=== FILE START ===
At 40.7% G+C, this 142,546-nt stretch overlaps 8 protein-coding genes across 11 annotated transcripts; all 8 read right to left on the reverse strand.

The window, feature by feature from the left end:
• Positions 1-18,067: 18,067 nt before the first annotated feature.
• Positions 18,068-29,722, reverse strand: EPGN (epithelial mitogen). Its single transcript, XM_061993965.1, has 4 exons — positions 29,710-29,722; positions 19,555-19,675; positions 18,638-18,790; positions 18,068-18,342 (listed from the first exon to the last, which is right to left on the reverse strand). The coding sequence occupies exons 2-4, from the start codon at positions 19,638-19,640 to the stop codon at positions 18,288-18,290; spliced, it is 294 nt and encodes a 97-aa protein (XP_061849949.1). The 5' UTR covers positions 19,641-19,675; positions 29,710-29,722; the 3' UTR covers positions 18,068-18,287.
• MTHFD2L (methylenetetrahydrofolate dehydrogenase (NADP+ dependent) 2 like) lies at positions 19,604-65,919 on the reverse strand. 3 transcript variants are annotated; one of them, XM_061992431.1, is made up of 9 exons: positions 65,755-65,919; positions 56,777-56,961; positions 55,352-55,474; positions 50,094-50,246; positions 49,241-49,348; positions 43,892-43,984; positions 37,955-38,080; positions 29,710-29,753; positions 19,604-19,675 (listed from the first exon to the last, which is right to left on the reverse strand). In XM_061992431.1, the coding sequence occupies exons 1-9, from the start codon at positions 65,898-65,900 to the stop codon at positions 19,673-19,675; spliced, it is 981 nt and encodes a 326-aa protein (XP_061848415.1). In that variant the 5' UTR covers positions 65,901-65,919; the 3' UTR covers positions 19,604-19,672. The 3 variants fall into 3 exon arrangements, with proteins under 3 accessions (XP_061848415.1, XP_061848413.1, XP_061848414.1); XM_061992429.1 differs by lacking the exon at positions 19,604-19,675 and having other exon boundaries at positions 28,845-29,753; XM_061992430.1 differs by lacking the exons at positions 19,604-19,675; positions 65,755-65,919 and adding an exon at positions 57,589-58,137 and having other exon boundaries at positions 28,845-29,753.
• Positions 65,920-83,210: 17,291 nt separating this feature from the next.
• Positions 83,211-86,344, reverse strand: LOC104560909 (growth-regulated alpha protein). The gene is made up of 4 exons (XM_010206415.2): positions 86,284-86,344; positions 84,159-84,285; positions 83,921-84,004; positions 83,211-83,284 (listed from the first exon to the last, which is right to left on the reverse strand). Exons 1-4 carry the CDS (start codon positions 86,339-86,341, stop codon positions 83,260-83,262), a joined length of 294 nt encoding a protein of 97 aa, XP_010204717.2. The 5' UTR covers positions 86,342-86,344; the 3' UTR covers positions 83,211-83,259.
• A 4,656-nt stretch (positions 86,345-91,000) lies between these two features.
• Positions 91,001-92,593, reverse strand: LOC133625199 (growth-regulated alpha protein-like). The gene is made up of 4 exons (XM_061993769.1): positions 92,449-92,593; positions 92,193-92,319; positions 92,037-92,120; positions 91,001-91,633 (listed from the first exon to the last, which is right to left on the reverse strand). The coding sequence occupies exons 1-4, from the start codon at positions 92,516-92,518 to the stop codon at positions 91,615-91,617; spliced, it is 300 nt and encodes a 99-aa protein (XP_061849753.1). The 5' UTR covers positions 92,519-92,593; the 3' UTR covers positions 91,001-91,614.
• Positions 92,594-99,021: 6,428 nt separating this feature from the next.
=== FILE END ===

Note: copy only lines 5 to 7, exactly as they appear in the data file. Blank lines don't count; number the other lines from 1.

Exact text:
• MTHFD2L (methylenetetrahydrofolate dehydrogenase (NADP+ dependent) 2 like) lies at positions 19,604-65,919 on the reverse strand. 3 transcript variants are annotated; one of them, XM_061992431.1, is made up of 9 exons: positions 65,755-65,919; positions 56,777-56,961; positions 55,352-55,474; positions 50,094-50,246; positions 49,241-49,348; positions 43,892-43,984; positions 37,955-38,080; positions 29,710-29,753; positions 19,604-19,675 (listed from the first exon to the last, which is right to left on the reverse strand). In XM_061992431.1, the coding sequence occupies exons 1-9, from the start codon at positions 65,898-65,900 to the stop codon at positions 19,673-19,675; spliced, it is 981 nt and encodes a 326-aa protein (XP_061848415.1). In that variant the 5' UTR covers positions 65,901-65,919; the 3' UTR covers positions 19,604-19,672. The 3 variants fall into 3 exon arrangements, with proteins under 3 accessions (XP_061848415.1, XP_061848413.1, XP_061848414.1); XM_061992429.1 differs by lacking the exon at positions 19,604-19,675 and having other exon boundaries at positions 28,845-29,753; XM_061992430.1 differs by lacking the exons at positions 19,604-19,675; positions 65,755-65,919 and adding an exon at positions 57,589-58,137 and having other exon boundaries at positions 28,845-29,753.
• Positions 65,920-83,210: 17,291 nt separating this feature from the next.
• Positions 83,211-86,344, reverse strand: LOC104560909 (growth-regulated alpha protein). The gene is made up of 4 exons (XM_010206415.2): positions 86,284-86,344; positions 84,159-84,285; positions 83,921-84,004; positions 83,211-83,284 (listed from the first exon to the last, which is right to left on the reverse strand). Exons 1-4 carry the CDS (start codon positions 86,339-86,341, stop codon positions 83,260-83,262), a joined length of 294 nt encoding a protein of 97 aa, XP_010204717.2. The 5' UTR covers positions 86,342-86,344; the 3' UTR covers positions 83,211-83,259.